Kickstarter I pay once, and i know what I'm getting, and i can choose not to pay for something i don't want, and the developers can develop the product in a way that makes for the best product rather than having to twist it to fit the subscription model. I've backed kickstarters from Kobold Press, Privateer Press, Onyx Path and a bunch of smaller publishers, and i do like it this way because it lets people with good ideas and presentation get started in publication - there really was nothing like this pathway back a decade or two, and it're really broadened the industry and increased the average production value quality of the stuff we get.

As an example of this, check out the Good Society reprint kickstarter - https://www.kickstarter.com/project...e-austen-rpg-reprint-and-new-deck/description. I backed this one. This is the sort of thing that would never even have have been published 20 years back - a collaborative and diceless Jane Austen RPG with no combat mechanics at all? - much less in a couple of beautiful full-colour hardbacks. But kickstarter made it possible.

Patreon, though, seems to incentivise a steady stream of small releases. And that, as i spoke about in a previous post, very much affects the nature of what goes through to the customer. You end up with either lots of tiny little throwaway products, or a larger product made up of lots of smaller roughly-even-sized bits. You CAN do a reasonable monsters/adversaries book structured like that, but there's many, many more book types (campaign books, core rulebooks, worldbooks) that either don't fit that model, or their quality suffers for being forced into it.

I really wish Green Ronin would move more towards kickstarter rather than patreon. It could only increase the quality and scope of what they put out. I'm honestly not sure why they haven't already - there used to be a sort of stigma or view that kickstarters were for little companies or people just starting out rather than for established names in the industry, but people like Onyx Path and Kobold Press have been running kickstarters for years, surely we're past that now?






.
 

Dire Bare

Legend
Ultimately, if you don't like the subscription model of Patreon, that's fine of course. Don't subscribe to any. But a lot of folks complaints about this model boil down to a few judgement errors, all IMO of course . . . .

Judgement Error #1: Subscriptions result in micro-content pushed out too rapidly for quality control. When creatives produce a subscription service, there IS a lot of pressure to come up with something NEW and EXCITING on a regular basis. This potentially can exhaust an artist creatively. We've all seen YouTube videos from influencers striving to put new content in front of their fans that are just . . . . kind of empty. But how is this any different from Dragon Magazine back in the day, with that looming monthly deadline for the next issue? Quality, or the lack thereof, isn't inherent to this model, it's inherent in the creative process, regardless of how the content is being delivered. Hell, I've purchased more than a few hardcover RPG books that were rushed and/or of low quality.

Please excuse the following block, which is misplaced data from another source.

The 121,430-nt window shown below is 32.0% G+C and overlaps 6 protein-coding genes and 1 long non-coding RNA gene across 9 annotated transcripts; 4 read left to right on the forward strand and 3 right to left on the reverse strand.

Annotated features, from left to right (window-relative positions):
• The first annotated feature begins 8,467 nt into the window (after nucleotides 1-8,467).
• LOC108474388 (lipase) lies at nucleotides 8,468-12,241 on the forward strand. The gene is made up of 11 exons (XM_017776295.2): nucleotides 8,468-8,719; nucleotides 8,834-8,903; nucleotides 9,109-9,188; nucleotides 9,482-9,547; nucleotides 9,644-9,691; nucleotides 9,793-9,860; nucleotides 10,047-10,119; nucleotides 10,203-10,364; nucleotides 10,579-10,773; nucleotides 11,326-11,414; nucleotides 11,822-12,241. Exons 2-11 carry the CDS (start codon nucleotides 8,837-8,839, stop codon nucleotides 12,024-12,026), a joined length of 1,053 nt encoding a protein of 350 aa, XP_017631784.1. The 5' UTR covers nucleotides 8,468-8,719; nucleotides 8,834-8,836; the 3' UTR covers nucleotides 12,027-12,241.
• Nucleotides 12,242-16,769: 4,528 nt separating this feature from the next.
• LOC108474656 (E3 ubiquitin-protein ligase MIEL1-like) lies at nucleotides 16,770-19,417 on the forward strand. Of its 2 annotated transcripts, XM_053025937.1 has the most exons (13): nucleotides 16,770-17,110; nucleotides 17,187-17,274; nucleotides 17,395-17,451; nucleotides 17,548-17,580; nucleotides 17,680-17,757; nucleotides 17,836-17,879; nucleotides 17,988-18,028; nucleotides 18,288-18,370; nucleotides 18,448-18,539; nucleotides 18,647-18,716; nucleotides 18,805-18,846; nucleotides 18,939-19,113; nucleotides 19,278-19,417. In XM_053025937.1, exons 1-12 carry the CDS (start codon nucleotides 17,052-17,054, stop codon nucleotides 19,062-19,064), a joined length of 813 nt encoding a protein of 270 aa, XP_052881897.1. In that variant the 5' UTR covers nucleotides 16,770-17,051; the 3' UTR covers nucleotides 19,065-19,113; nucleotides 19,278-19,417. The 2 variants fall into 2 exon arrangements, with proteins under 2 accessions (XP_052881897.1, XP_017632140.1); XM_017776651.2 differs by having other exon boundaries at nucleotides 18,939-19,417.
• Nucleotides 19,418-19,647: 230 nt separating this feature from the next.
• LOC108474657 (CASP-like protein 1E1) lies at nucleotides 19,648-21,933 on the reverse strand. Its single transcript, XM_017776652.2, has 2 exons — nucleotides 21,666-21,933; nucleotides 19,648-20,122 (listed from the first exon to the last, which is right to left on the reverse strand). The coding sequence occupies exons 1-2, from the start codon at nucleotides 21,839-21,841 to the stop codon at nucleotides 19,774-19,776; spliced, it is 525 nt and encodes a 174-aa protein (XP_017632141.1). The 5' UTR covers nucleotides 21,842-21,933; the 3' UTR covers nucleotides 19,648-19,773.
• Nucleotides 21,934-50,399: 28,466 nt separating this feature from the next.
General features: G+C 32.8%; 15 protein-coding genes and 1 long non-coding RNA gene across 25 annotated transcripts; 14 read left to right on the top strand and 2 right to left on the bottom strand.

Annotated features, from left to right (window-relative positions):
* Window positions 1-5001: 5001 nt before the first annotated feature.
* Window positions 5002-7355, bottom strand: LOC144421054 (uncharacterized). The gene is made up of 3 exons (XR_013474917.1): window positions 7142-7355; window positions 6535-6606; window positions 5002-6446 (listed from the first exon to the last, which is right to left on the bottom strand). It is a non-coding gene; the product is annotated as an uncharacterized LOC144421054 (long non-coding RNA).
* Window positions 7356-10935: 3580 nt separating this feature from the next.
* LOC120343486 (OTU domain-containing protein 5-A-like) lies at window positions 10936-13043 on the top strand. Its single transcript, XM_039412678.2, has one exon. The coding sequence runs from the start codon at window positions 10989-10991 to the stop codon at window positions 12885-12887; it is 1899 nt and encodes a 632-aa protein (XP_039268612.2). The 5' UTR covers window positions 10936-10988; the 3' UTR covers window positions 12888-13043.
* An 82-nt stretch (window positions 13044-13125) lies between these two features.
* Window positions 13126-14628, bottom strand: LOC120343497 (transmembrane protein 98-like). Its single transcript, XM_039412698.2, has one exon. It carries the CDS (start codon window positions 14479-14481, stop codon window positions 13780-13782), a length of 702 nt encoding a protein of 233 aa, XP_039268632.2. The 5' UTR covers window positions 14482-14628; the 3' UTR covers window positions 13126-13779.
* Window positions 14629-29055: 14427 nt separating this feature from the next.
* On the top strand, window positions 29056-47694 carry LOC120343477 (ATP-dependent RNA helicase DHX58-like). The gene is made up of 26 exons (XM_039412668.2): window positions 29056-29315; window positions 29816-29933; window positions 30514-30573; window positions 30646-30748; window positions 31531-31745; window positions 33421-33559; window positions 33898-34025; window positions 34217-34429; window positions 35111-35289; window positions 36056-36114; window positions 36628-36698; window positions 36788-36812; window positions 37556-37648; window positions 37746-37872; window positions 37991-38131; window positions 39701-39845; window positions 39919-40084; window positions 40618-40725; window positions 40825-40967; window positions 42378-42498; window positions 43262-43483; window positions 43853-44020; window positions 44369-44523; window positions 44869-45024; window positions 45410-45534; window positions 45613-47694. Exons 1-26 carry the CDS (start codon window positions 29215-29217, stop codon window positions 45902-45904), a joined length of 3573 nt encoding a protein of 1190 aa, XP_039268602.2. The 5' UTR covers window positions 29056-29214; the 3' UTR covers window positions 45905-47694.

It certainly IS easier to deliver micro-content (like a magazine article) on a regular basis than a full-blown book, but 1) micro-content isn't bad content, 2) it can be later collected in a traditional book form, and 3) not all Patreon creators actually deal in micro-content. However, most RPGs are PERFECT for micro-content like character options, monsters/adversaries, and adventure "scenes" (encounters).

Judgement Error #2: If a creator decides to start a subscription service, that means that they are giving up on making the kind of product that I want. This is marriage of fan entitlement (as a big fan, I know what's best for the thing, and I deserve a say in how it's being created) and the theory of limited good (there's only so much "good" out there, and if you waste it . . . . ). Crowdfunding options like Kickstarter and Patreon don't take away from our industry, as creators or fans . . . they only expand our options and the ability to get content out there. Making a living as an artist or creator is HARD, many talented artists haven't given it a go for that reason, and many who have eventually give up, and those who stick with it often sacrifice financial stability (raising a family, preparing for retirement). They deserve to explore every option that can shake up that reality, and crowdfunding is certainly doing that for many creators in a variety of fields. I find the armchair quarterbacking from entitled fans a bit tone deaf on this. And as a result of Patreon alone, we are getting SO MUCH MORE content from so many incredibly talented artists than ever before! It's overwhelming how much good visual art, music, narrative fiction, game design, and so much more is out there now!

On the idea of limited good . . . . if the folks behind my favorite game are "wasting their time" making products that I don't like, then they are NOT making the products that I do like. They WOULD be making those products if it weren't for this fancy crowdfunding FAD. Sure, possibly, if Green Ronin wasn't going to start an M&M Patreon, maybe instead they would publish a new M&M hardcover. Sure. But . . . . 1) they can still do that, 2) publishing a more traditional book supplement doesn't equate to MORE or higher quality content, and 3) maybe, without the revenue from the Patreon, they would instead simply cancel the M&M line completely.

There certainly are challenges in delivering content via subscription model . . . . but they are simply different challenges than the traditional model, not extra challenges that make the subscription model a foolish, faddish option. Will Green Ronin's M&M Patreon be successful? Only time will tell, but I have a lot of faith in Chris Pramas, Steve Kenson, Crystal Frasier, and the rest of the GR team.